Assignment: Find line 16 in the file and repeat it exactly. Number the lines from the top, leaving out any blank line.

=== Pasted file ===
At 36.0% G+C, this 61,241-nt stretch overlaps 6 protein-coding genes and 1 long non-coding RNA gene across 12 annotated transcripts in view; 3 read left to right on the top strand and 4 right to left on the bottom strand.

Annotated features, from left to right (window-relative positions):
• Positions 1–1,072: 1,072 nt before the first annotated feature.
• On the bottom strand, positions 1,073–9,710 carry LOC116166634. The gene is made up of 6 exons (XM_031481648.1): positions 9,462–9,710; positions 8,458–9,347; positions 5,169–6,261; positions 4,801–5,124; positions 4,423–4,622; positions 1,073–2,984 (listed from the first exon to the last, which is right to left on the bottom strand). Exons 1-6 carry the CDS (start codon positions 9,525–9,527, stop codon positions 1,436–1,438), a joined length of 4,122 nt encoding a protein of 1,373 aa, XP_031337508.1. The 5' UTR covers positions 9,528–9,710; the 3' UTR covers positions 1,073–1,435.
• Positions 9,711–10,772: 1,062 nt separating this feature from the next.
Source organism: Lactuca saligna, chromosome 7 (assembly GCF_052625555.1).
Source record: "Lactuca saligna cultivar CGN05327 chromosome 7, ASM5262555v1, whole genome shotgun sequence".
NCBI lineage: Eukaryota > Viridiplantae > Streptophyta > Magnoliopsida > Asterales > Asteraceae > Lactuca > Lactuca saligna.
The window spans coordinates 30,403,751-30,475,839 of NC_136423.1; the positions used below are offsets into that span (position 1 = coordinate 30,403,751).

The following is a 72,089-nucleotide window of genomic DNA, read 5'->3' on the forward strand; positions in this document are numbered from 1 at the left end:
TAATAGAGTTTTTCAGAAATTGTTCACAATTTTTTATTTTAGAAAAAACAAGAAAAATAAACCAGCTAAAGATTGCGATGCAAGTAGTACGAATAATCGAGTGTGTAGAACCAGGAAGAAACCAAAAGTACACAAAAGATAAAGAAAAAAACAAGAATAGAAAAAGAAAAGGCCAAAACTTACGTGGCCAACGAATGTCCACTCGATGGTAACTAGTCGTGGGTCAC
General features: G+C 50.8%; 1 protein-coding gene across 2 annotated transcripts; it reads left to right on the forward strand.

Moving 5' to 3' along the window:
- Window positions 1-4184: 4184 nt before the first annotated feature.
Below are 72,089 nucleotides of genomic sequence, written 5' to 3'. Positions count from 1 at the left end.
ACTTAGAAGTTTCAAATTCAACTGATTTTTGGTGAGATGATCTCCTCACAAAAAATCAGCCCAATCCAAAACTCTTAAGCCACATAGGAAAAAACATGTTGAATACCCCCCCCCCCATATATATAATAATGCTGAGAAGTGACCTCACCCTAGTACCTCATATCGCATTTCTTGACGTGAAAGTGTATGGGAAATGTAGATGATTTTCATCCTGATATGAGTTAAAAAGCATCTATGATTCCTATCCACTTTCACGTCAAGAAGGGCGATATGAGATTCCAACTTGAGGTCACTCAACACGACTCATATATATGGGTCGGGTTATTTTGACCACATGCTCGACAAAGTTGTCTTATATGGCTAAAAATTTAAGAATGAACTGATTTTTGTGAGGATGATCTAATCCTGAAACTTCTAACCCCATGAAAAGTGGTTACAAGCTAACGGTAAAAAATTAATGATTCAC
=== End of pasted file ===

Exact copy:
ACTTAGAAGTTTCAAATTCAACTGATTTTTGGTGAGATGATCTCCTCACAAAAAATCAGCCCAATCCAAAACTCTTAAGCCACATAGGAAAAAACATGTTGAATACCCCCCCCCCCATATATATAATAATGCTGAGAAGTGACCTCACCCTAGTACCTCATATCGCATTTCTTGACGTGAAAGTGTATGGGAAATGTAGATGATTTTCATCCTGATATGAGTTAAAAAGCATCTATGATTCCTATCCACTTTCACGTCAAGAAGGGCGATATGAGATTCCAACTTGAGGTCACTCAACACGACTCATATATATGGGTCGGGTTATTTTGACCACATGCTCGACAAAGTTGTCTTATATGGCTAAAAATTTAAGAATGAACTGATTTTTGTGAGGATGATCTAATCCTGAAACTTCTAACCCCATGAAAAGTGGTTACAAGCTAACGGTAAAAAATTAATGATTCAC